Respect will be the road to safety
The mini-boom of shock and grief at the sudden and tragic passing of Carlene Stuart on Wednesday morning along Blowers Road in St James, as she worked, diligently focused on the task before her, will all be etched on our minds for a little while yet. Even longer if the Minister of Transport and Works Michael Lashley does not keep his word.
Mr Lashley will be looking at putting in place more stringent safety measures for those who legitimately work on the roadways of Barbados. He hopes that by doing so he will minimize the recurrence of such a calamity and its attendant tribulation and trauma, as we all experienced last week.
Of course, such revisionary thought will hardly have been burdening Mr Lashley’s conscience prior to Wednesday’s misfortune and distress, if for no other reason than we have been hurrying along unconcernedly and rushing by quite detachedly –– without incident for some time now –– those people who have been fixing our highways, or tidying them. Carlene Stuart was one such worker, and deserved no such demise as she suffered, which immediate family, friends and work colleagues were left to bemoan and bewail.
A driver reportedly in haste –– and impatient ––would contribute to the collision with another and the running down of poor Ms Stuart.
Minister Lashley has since called on drivers to be careful in their use of all our roads and to show respect to and for those workers of both Public Service and private enterprise carrying out their duties on the our highways. It ought to be unthinkable; but it is not far-fetched that some of us –– too many, regrettably –– believe that the team repairing the road, or the crew weeding its verges are of lesser ilk.
Still, for all our alleged indifference and rashness, we are fortunate to have no abundance of these tragedies –– though any such disaster in any single year is one too many. Mr Lashley has given no timeline on the implementation of these improved road safety measures to come; and we are left to wait with bated breath.
In the meantime, we might want to rewire our own mindset and behaviourism, ever so mindful that our highway crews have every right to work in peace and safety wherever they be. After all, they do us good. Highway workers are there to ensure our roads are properly maintained and improved, and their edges debushed and weeded for our comfort and very own safety itself.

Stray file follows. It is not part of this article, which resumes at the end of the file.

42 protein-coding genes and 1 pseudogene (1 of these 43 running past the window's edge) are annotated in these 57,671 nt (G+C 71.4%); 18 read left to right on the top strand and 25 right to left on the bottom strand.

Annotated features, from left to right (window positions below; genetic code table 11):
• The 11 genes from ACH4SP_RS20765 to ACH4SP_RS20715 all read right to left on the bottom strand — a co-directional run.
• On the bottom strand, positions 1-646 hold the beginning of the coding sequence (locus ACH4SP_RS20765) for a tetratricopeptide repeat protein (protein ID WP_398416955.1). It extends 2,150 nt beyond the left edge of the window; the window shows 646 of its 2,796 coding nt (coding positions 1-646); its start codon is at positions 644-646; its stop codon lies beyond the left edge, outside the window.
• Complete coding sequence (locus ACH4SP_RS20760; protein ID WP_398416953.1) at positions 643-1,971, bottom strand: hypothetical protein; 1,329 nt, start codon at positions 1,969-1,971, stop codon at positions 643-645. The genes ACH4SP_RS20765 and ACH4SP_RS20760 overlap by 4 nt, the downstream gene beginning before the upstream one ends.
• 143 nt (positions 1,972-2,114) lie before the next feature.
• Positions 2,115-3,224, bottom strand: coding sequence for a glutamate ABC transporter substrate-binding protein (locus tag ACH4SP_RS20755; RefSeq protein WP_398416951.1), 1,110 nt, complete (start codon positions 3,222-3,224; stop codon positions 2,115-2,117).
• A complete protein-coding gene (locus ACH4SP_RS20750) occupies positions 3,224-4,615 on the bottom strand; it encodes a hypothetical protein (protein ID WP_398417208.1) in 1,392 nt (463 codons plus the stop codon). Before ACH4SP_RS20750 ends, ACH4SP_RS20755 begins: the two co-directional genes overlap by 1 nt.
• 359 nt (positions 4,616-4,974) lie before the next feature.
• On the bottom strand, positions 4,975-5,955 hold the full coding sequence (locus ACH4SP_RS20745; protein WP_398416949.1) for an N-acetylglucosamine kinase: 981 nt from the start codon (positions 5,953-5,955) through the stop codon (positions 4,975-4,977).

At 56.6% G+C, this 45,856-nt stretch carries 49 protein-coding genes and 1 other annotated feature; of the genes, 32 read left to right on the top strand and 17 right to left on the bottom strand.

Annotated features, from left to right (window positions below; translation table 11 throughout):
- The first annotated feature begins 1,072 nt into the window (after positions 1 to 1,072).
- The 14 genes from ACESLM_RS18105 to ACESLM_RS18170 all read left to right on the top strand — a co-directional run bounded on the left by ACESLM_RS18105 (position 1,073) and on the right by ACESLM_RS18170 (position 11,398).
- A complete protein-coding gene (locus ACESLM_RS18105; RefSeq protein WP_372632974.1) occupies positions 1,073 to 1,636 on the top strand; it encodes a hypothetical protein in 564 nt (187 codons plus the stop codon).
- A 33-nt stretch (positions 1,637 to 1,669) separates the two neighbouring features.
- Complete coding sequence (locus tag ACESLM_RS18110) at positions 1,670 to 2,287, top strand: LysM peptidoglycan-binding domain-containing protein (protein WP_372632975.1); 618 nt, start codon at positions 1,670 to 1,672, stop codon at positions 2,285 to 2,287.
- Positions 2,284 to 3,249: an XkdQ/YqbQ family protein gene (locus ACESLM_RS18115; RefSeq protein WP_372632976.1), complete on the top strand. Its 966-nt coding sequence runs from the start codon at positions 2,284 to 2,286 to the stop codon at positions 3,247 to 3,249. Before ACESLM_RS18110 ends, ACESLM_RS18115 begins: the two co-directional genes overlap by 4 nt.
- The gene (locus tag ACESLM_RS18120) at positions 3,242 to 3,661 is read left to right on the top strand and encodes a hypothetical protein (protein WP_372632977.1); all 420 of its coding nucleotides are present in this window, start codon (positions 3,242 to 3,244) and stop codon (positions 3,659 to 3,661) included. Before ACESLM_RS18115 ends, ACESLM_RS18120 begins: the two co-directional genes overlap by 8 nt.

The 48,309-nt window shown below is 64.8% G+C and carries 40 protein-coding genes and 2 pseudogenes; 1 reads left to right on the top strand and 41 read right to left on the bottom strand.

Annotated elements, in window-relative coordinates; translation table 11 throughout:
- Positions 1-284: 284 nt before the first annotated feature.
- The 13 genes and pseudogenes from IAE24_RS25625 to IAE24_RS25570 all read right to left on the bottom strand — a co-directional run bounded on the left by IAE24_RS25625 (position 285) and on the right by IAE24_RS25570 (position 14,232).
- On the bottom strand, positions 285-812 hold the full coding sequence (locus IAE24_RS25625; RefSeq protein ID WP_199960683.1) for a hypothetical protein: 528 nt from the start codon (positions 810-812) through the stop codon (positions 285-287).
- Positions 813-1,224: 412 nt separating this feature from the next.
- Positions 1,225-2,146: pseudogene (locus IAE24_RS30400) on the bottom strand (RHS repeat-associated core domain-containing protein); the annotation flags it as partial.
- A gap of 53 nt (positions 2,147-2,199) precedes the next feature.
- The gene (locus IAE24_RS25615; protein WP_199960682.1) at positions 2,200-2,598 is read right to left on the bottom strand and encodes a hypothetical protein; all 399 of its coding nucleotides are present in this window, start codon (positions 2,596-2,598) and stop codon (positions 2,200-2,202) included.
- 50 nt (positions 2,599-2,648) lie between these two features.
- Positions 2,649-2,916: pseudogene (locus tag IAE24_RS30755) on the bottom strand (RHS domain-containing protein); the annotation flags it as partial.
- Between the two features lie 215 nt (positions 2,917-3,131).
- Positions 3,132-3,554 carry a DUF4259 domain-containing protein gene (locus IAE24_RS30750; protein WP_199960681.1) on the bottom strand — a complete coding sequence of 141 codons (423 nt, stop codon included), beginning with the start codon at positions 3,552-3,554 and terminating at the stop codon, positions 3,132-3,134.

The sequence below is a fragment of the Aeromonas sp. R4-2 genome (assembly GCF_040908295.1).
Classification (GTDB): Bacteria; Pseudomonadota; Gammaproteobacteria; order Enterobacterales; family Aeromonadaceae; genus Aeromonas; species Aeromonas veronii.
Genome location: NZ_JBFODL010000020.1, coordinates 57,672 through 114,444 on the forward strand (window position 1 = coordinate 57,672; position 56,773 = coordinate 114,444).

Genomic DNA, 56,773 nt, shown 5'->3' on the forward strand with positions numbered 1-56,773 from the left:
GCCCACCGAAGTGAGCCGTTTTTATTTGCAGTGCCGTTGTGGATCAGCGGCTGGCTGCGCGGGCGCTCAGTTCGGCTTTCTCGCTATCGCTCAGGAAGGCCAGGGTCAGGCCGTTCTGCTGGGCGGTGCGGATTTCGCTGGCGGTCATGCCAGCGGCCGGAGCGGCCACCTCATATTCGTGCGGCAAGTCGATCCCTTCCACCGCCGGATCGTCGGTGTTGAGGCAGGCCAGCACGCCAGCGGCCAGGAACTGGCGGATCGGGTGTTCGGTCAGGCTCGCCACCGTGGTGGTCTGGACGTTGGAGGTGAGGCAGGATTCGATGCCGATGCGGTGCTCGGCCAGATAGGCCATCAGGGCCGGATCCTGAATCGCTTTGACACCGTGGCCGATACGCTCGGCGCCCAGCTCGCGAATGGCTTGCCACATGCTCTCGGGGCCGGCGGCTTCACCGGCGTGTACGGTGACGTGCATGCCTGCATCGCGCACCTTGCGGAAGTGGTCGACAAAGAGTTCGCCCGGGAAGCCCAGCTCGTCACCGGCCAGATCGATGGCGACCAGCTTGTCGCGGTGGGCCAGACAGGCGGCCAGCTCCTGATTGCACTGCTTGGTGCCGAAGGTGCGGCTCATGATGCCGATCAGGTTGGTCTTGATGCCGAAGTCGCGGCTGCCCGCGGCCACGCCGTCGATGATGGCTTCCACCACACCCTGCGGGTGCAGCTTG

We must be all made cognizant of the fact that the roadway may be a place of work, and the people there deserve as much respect as we would want at our work stations off the road. Clearly, on busy roads, day or night, in rain or sunshine, weathers, these street teams risk their lives improving our road system, keeping it open, clear and clean.
Loss of life, or serious injury, is a very real threat when motorists speed through roadworks trying to save a few minutes, or drive nonchalantly –– without a single care –– as they text their friends on their smartphones. Our road teams deserve a security of tenure that is bolstered by more than putting up a couple of signs and hoping for the best.
Needless to say, it becomes quite trying for crews to focus on their work when they hear about their colleagues or peers dying on the job by the hands of the indifferent or inattentive.
As we move into Independence celebrations and the Christmas holidays, there will surely be a swelling of traffic on our streets. We trust there will be the concomitant increase in driver awareness.
When we see the roadworks sign indicating any form of construction ahead, or men and women lining the street in the distance, the first thing we should do is become more alert and slow down, taking care to leave safely behind us
those road workers who are at obvious risk on the job.
All of us have the expectation when we leave our homes in the morning that we will return to them at night sure in safety. We ought not to deny our road workers such equivalent and deserving well-being.
We trust that Minister of Transport and Works Mr Lashley’s wading in on this heightened issue of road workers safety is no knee-jerk response to, or politically correct intervention in a matter that in short time will be returned to the back burner –– a customary practice of many of the powers that be. Carlene Stuart’s death ought not to be in vain.
Her dying, in the circumstances, must be the buttress for the safeness of our highways’ workers –– those whom she would have rather not left behind, and ought not to have been forced to.
Our deepest condolences to the family, close friends and colleagues of martyr Carlene Stuart.